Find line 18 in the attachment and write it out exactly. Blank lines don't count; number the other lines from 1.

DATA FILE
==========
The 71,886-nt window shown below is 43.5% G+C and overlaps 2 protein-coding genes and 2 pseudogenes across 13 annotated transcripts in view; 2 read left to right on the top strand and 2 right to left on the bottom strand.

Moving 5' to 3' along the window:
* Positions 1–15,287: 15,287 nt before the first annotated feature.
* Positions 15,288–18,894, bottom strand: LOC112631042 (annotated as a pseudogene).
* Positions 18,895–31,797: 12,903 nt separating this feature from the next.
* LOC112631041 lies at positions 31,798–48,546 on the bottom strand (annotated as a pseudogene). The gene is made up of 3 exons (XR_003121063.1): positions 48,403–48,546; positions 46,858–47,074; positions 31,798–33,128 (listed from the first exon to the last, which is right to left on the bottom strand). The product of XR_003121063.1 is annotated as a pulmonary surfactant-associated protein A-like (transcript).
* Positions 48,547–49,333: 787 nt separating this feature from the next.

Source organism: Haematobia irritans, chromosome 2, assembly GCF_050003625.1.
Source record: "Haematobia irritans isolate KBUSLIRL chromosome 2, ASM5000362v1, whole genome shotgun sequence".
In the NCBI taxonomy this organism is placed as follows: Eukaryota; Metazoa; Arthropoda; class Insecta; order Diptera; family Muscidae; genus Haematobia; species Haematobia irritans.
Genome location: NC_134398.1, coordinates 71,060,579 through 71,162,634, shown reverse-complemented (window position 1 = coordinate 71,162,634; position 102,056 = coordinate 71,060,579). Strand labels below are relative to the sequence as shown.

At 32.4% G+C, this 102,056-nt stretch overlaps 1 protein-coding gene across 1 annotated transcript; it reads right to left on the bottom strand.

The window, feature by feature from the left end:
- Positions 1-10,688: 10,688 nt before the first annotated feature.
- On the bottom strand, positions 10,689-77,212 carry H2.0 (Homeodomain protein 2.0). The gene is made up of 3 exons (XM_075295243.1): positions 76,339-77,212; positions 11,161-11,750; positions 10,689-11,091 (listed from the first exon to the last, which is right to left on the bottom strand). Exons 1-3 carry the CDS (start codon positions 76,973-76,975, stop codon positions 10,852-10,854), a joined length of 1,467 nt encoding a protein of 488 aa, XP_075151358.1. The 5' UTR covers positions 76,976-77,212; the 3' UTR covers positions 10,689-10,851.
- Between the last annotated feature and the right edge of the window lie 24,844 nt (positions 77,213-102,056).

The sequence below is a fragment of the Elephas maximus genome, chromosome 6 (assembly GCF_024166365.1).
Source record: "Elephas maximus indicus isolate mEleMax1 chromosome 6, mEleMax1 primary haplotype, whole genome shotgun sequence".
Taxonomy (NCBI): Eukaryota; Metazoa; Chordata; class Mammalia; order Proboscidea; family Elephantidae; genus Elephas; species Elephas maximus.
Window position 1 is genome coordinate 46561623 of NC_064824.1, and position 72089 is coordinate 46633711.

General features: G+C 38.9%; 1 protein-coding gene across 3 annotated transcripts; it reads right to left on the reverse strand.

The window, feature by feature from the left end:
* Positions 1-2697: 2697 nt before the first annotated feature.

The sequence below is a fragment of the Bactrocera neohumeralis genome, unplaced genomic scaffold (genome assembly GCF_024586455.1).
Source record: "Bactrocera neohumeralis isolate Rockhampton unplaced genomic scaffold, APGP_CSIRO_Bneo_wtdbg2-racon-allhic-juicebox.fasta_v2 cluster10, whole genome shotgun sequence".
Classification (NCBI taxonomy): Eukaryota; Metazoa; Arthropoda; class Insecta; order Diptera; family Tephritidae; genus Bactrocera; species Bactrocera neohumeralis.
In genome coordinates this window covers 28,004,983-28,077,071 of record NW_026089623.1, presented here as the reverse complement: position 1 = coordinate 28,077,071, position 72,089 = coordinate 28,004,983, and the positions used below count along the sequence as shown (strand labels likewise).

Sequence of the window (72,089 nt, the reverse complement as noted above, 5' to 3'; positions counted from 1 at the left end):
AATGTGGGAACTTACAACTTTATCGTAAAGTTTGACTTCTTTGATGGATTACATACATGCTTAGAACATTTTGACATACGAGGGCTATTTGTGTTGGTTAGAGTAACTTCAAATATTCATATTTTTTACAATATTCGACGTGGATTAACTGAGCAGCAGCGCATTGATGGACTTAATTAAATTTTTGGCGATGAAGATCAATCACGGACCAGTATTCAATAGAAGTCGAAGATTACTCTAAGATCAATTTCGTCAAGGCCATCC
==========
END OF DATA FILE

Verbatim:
Source record: "Elephas maximus indicus isolate mEleMax1 chromosome 6, mEleMax1 primary haplotype, whole genome shotgun sequence".